Movie Review: “Martha Marcy May Marlene”

Written by Rachel Ganzewinkel January 11, 2012

The marvelous, most magnificent Martha/Marcy May/Marlene.

Martha Marcy May Marlene is a movie incomparable to others. It is not a movie that tries to teach the audience something, it doesn’t pull on the heartstrings needlessly, and the shocking events shown are not for shock value. It is not a movie that wraps up nicely or has a visible, traditional narrative where there is a defined beginning, middle and end. This movie is something all on its own. It simply exists.

The story follows Martha, a girl who also has the alternate personas of Marcy May and Marlene given to her by the cult-like “family” that haunts her current existence. This is a group of people who take in emotionally damaged girls who have run away and take them in under the guise that they can be loved here, they can be self-sufficient and separate from the cruel world they want to escape from. The leader of this creep-fest is Patrick (played with ultimate sleaze by the stunning John Hawkes who also wowed in last year’s Oscar contender Winter’s Bone.)

The story is told in flashback form with some of the smoothest, most interesting scene transitions I have ever seen. They add to the overall feel of the movie as the audience shares in Martha’s confusion and anxiety between her current, safe location and the hell of an existence she crawled out of. This psychological drama pulls you in and every shocking, horrifying moment is heightened to a degree the senseless violence in torture-porn horror movies can never achieve.

Elizabeth Olsen (who brings Martha/ Marcy May/ and Marlene to life) is surprisingly unbelievable, and I mean that in the best way. She was wonderful in a subtle performance that takes amazing acting abilities to pull off. She is unafraid to expose herself as an actor in every way (side note: there was a distracting amount of boob shots in this…that definitely could have been toned down a notch or two).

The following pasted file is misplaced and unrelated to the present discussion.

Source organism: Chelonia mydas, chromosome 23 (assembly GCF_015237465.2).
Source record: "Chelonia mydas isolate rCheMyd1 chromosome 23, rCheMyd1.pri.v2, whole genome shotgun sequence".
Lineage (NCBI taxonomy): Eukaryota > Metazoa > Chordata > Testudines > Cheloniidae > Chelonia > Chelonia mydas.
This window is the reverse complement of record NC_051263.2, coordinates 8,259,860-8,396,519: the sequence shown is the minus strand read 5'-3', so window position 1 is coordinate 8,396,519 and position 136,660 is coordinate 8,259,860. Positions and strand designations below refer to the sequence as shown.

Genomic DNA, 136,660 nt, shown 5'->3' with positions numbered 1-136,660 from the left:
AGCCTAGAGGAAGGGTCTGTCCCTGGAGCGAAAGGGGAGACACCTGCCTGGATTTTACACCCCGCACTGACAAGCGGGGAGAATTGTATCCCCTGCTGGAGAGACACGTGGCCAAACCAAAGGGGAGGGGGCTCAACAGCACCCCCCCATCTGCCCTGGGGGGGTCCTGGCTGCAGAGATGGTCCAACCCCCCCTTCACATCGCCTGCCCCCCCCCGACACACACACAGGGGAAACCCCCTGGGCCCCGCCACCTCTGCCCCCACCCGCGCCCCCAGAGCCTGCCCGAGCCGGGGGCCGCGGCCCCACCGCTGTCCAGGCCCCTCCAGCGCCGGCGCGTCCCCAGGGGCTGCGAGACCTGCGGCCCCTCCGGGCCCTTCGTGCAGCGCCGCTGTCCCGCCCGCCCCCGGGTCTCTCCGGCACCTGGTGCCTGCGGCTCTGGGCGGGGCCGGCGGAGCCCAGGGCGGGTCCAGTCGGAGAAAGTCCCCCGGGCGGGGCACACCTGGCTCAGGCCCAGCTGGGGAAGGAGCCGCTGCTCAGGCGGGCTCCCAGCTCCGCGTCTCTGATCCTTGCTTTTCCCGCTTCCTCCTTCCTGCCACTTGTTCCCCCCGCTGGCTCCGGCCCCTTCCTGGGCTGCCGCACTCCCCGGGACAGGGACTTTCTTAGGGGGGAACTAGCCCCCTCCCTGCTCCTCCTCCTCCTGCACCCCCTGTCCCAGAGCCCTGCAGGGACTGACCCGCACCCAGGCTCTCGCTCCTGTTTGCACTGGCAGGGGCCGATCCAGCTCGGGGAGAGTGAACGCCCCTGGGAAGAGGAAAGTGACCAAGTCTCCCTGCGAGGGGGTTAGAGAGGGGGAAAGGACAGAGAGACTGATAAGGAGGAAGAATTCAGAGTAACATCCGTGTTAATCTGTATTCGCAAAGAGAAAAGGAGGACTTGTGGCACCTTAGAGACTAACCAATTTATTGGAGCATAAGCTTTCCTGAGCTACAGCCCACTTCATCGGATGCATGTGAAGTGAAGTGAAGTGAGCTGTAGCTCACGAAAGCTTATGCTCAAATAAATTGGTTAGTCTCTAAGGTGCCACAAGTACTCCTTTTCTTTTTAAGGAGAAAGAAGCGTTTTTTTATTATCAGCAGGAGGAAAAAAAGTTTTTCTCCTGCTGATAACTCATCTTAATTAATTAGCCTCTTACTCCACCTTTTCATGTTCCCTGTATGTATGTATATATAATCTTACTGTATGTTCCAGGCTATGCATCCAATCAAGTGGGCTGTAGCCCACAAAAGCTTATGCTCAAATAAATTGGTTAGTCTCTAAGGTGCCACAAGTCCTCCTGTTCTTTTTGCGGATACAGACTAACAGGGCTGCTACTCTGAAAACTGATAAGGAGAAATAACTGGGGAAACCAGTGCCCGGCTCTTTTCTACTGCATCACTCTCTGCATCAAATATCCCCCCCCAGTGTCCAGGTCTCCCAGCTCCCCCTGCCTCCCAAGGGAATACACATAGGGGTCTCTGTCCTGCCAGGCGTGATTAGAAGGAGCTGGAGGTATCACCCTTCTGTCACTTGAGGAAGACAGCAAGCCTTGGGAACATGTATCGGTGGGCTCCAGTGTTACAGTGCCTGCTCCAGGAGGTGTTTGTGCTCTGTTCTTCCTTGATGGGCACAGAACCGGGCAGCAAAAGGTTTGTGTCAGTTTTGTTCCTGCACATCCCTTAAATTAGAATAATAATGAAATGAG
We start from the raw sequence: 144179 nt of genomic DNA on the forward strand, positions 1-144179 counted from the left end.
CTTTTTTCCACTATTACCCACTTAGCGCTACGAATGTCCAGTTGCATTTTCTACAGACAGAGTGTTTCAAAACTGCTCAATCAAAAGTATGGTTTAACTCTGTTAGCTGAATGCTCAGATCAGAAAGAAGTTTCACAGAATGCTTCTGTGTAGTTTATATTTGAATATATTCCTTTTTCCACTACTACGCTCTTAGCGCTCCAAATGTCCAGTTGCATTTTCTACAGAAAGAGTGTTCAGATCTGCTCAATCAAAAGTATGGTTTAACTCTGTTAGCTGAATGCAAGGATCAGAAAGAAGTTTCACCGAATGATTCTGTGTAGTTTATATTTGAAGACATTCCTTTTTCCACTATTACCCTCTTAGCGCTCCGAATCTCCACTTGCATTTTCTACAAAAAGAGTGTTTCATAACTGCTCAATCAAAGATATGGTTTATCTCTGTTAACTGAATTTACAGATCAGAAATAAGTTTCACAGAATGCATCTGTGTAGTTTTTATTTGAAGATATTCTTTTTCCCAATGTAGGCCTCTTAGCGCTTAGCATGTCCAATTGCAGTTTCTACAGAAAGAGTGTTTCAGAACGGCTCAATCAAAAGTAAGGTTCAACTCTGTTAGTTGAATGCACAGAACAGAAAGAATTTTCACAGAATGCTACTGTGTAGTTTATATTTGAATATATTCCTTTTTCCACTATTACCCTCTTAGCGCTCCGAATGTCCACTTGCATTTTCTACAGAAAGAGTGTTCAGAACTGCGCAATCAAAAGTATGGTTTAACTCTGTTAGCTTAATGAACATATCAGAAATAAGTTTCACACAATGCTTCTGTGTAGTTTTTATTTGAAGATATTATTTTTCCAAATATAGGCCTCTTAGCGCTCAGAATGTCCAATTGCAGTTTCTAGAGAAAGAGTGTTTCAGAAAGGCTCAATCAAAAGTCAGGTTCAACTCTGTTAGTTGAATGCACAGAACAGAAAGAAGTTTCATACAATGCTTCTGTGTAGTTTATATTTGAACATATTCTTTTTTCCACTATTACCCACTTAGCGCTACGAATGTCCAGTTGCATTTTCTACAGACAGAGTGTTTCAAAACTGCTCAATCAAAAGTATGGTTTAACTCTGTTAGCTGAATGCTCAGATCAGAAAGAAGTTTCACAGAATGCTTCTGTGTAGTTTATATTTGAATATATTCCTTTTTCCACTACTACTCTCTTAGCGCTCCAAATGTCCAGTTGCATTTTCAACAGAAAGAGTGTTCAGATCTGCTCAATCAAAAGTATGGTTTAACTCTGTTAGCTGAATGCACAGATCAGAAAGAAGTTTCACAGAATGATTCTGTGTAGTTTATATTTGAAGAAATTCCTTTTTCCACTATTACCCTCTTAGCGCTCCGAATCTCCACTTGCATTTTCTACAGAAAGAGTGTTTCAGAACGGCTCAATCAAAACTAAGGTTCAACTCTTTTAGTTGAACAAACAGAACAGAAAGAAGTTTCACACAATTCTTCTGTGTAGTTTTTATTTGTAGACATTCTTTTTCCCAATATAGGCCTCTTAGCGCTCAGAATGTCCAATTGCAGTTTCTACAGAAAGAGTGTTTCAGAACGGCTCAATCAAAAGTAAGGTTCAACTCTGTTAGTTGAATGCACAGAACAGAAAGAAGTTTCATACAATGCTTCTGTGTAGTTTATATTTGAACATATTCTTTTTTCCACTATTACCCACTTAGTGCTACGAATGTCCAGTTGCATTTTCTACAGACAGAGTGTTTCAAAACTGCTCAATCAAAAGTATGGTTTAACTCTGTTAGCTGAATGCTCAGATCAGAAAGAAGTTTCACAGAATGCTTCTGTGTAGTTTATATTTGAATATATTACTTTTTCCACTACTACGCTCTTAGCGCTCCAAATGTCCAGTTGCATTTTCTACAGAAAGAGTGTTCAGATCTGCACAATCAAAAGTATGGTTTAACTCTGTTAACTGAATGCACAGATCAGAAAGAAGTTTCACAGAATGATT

And when I say she was surprisingly good it is because I remember how her famous twin sisters (yes, Mary-Kate and Ashley Olsen are related to her) are kind of not that good at the whole acting thing. My generation definitely grew up on their retrospectively lame straight-to-video movies and that’s all I could think about when I heard that Elizabeth Olsen is an actor. But I was so wrong to categorize them together. Elizabeth made Martha a real person, someone not melodramatic about her experiences.

The slow, creeping nightmare Martha underwent is not leaving her alone; is she confusing reality with a nightmare? It seems she is experiencing what it must feel like to wake from a vivid nightmare and wonder if what happened actually did indeed happen as she is now in a safe place with her sister and new husband. She is not experiencing a slow decline in sanity; she has stayed at an unhealthy low for awhile as hinted through a talk with her sister.

This movie is something that exists. It does not impose any belief or moral lesson or anything on the audience. Much like life and death, this movie is just another existence for the people in it, and for the people watching it. This movie is something, it is definitely something. It stays with you as it lets you peep into the seedy underbelly of human existence. There are no explanations for the horror that is ravished on those in this “cult” and the public they encounter. There are no explanations or guides for the audience to know if Martha is truly insane or if the things she sees back in her sister’s home are real. This is how this film sucks you in and is repeatedly able to suck the breath out of you as the psychological trauma to poor Martha/Marcy May/Marlene ensues.

My Rating: 9/10

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About Rachel Ganzewinkel

Rachel loves movies and writing and has found the perfect amalgamation in writing movie reviews for We Eat Films. In between movie watching and the real-life world of work, she enjoys tea, reading, writing, and wearing over-size sweaters (while occassionally doing some of these simultaneously).

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